AC/DC: BLOW UP YOUR VIDEO (1988)
After the critical and commercial failure of Fly On The Wall, AC/DC's fortunes perked up somewhat with the release of Who Made Who, the band's soundtrack to Stephen King's Maximum Overdrive (apparently, AC/DC happen to be King's favorite band, which should come as no surprise to King fans because, in reality, AC/DC are everybody's favorite band, it's just that not everybody has properly understood it so far. But someday, even you will see the light). Granted, it merely gave the fans an opportunity to re-buy such old hits as 'You Shook Me All Night Long', along with two punchy, but forgettable instrumentals and the title track — a catchy pop-rocker that nevertheless may have alarmed some purists with its big electronic drum sound.
Two years later, the purists had every cause to rejoice: not only did the band's next album contain no traces whatsoever of any electronic tampering, but the Young brothers were obviously dead set on correcting Fly On The Wall's horrendous mix problems by reteaming with their old producing duo of Vanda & Young. They were also dead set on recapturing the ballsiness of yore: for the first time since 1980, they come up with a proper album title — alluding to healthy destruction and, along the way, poking fun at MTV; a proper album sleeve — Angus bursting through a shattered and splintered video screen; and a proper album introduction, as 'Heatseeker' stomps into your room at breakneck speed.
At this point, stylistics would require the use of a turn of phrase such as «Too bad they manage to strangle all hope by the time the second song comes along...», and, in fact, such was, and still is, the attitude of quite a few critics, who have worked hard at creating the image of Blow Up Your Video as the lowest, or one of the lowest, points in the band's career. But guidelines for measuring the level of awesomeness of an AC/DC album do not generally go beyond gut reaction, and what can I do if my gut reaction reads overtly positive?
Seriously, at least half of these songs are fun. What other AC/DC record starts and ends with a speedy rocker? And not just a speedy rocker, but 'Heatseeker' is their liveliest anthem to the pleasures of headbanging in a long, long time — I will certainly take its Chuck Berry attitude over the fat pomp of 'For Those About To Rock' any time of day — whereas 'This Means War' is just as exciting in terms of showcasing Angus' «tapping» technique as the far better known 'Thunderstruck', just not as anthemic.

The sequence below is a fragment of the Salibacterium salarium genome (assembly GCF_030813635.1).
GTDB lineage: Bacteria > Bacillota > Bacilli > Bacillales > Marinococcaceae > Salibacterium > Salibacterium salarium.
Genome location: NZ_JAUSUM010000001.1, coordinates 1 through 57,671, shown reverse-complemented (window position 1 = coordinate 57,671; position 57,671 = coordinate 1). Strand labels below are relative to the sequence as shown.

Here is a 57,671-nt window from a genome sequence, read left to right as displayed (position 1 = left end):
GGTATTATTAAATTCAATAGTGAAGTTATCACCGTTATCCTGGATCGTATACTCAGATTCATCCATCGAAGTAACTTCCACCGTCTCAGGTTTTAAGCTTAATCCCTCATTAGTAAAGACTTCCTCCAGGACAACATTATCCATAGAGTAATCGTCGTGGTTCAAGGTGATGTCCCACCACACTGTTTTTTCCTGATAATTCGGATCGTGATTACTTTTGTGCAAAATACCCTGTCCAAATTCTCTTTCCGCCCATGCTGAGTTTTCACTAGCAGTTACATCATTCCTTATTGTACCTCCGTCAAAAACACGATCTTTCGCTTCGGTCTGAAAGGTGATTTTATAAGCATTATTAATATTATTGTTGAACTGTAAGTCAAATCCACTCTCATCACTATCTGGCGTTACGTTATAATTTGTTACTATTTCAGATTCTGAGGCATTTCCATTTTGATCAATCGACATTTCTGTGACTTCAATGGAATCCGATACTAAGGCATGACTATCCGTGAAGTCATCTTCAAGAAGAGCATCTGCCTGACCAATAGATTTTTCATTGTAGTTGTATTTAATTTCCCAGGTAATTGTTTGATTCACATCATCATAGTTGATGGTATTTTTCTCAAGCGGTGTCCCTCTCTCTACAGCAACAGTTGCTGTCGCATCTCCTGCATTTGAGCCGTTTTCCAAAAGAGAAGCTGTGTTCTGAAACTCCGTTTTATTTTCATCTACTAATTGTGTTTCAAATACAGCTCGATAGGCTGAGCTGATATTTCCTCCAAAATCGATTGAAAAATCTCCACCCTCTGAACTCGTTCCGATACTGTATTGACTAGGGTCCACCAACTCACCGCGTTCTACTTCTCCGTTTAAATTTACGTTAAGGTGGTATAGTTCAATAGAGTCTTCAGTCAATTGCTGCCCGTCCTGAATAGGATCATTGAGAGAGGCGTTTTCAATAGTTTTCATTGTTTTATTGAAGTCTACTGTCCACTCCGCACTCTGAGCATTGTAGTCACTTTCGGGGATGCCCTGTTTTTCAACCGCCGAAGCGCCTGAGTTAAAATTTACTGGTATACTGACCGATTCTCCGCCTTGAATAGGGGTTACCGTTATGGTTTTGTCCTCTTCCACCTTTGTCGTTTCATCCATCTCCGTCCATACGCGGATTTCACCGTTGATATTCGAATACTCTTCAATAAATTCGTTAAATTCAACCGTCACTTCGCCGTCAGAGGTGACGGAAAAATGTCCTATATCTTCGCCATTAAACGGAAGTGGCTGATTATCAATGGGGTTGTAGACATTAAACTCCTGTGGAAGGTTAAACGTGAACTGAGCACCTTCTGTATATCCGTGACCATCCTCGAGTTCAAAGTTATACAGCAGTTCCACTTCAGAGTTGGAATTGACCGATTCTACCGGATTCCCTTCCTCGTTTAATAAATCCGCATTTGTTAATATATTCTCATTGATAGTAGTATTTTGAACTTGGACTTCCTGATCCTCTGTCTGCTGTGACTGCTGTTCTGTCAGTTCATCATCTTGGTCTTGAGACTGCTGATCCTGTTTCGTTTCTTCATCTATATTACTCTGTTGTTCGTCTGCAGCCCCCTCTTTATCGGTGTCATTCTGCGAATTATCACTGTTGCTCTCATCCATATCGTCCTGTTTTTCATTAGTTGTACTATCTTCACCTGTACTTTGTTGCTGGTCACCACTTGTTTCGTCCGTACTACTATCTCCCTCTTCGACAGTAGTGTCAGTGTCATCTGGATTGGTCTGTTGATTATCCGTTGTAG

There are also nice apocalyptic notes scattered here and there, most overtly so in 'Some Sin For Nuthin', with arguably the most meaningful lyrics Brian Johnson ever wrote: 'Some sin for gold, some sin for shame, some sin for cash, some sin for gain, some sin for wine, some sin for pain, but I ain't gonna be the fool who's gonna have to sin for nothing!' — and the brothers come up with a suitably grim riff and an ominous atmosphere. «Intellectually oriented» fans of the band like to complain, with generally good reason, about how the coming of Johnson ruined AC/DC's flashes of street wit, sarcasm, and self-irony embodied by Bon; but songs like this could have very easily fit onto an album like Powerage, and might make one want to think twice before pronouncing judgement on Johnson's cranium capacity (which would necessarily involve some lame joke about his cap, I suppose).
Other good riffs can also be found. 'Meanstreak' has one, presented in a cool alternation with a memorable bass line (a rarity!). 'Two's Up' has one — a weeping one! 'Kissin' Dynamite' hasn't got one, but the chorus is still fun, and the song, with its slow ominous build-up, has later been employed as the blueprint for about half of the Ballbreaker album. It may take a couple listens to get used to the amicable nature of these hooks — which, perhaps, accounts for the lack of luck, since we generally expect to be satisfied with an AC/DC record at first listen, otherwise, what's the point? — but once you're in the game, you won't want to let it go. As for the filler tracks, there certainly are some (I can never remember a single thing about 'Ruff Stuff' or 'Go Zone', for instance), but this is the obligatory blame of just about any AC/DC album.
The saddest thing is the ongoing deterioration of Johnson's voice. They still put a heavy echo on it, but not nearly as heavy as the last time around, and the ever-increasing rasp begins to get on one's nerves. The thing to do is try not to concentrate on it at all; every time I start thinking about it, I begin to feel a nasty lump in my own throat, and, instead of just digging the music, experience admiration for the humanism of the Young brothers, stuck with a pathetic voiceless shadow of a formerly terrifying singer for the next two decades, yet gallantly refusing to let him go — surely they didn't just let him tag along because of the fans growing accustomed to the cap and the wife beater shirt? There's chivalry involved, right?
All in all, a thumbs up; this is, by all means, a serious improvement on Fly On The Wall, even though it is still riddled with problems of inconsistent songwriting, average mixing, and progressively deteriorating singing. But it does rock.